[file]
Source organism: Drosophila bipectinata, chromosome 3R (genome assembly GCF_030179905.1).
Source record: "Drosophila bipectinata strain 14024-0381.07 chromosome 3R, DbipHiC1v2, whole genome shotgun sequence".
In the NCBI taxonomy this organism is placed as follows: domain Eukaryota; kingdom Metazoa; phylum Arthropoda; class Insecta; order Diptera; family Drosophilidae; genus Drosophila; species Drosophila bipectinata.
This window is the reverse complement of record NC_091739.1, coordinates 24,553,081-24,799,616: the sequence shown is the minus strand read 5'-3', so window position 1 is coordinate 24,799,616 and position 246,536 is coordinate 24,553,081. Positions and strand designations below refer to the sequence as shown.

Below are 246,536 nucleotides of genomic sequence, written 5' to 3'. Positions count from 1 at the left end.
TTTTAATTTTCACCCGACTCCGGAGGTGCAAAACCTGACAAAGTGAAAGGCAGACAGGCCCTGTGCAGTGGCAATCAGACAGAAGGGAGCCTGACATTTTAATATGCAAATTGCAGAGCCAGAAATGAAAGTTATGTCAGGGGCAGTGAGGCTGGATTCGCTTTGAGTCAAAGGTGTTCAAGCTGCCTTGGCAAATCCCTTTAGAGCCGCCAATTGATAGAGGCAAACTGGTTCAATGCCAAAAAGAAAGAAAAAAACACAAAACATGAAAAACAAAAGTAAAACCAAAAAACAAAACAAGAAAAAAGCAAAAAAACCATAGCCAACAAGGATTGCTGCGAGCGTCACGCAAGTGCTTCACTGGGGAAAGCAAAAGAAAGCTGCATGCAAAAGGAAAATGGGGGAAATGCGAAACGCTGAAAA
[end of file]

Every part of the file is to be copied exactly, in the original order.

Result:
Source organism: Drosophila bipectinata, chromosome 3R (genome assembly GCF_030179905.1).
Source record: "Drosophila bipectinata strain 14024-0381.07 chromosome 3R, DbipHiC1v2, whole genome shotgun sequence".
In the NCBI taxonomy this organism is placed as follows: domain Eukaryota; kingdom Metazoa; phylum Arthropoda; class Insecta; order Diptera; family Drosophilidae; genus Drosophila; species Drosophila bipectinata.
This window is the reverse complement of record NC_091739.1, coordinates 24,553,081-24,799,616: the sequence shown is the minus strand read 5'-3', so window position 1 is coordinate 24,799,616 and position 246,536 is coordinate 24,553,081. Positions and strand designations below refer to the sequence as shown.

Below are 246,536 nucleotides of genomic sequence, written 5' to 3'. Positions count from 1 at the left end.
TTTTAATTTTCACCCGACTCCGGAGGTGCAAAACCTGACAAAGTGAAAGGCAGACAGGCCCTGTGCAGTGGCAATCAGACAGAAGGGAGCCTGACATTTTAATATGCAAATTGCAGAGCCAGAAATGAAAGTTATGTCAGGGGCAGTGAGGCTGGATTCGCTTTGAGTCAAAGGTGTTCAAGCTGCCTTGGCAAATCCCTTTAGAGCCGCCAATTGATAGAGGCAAACTGGTTCAATGCCAAAAAGAAAGAAAAAAACACAAAACATGAAAAACAAAAGTAAAACCAAAAAACAAAACAAGAAAAAAGCAAAAAAACCATAGCCAACAAGGATTGCTGCGAGCGTCACGCAAGTGCTTCACTGGGGAAAGCAAAAGAAAGCTGCATGCAAAAGGAAAATGGGGGAAATGCGAAACGCTGAAAA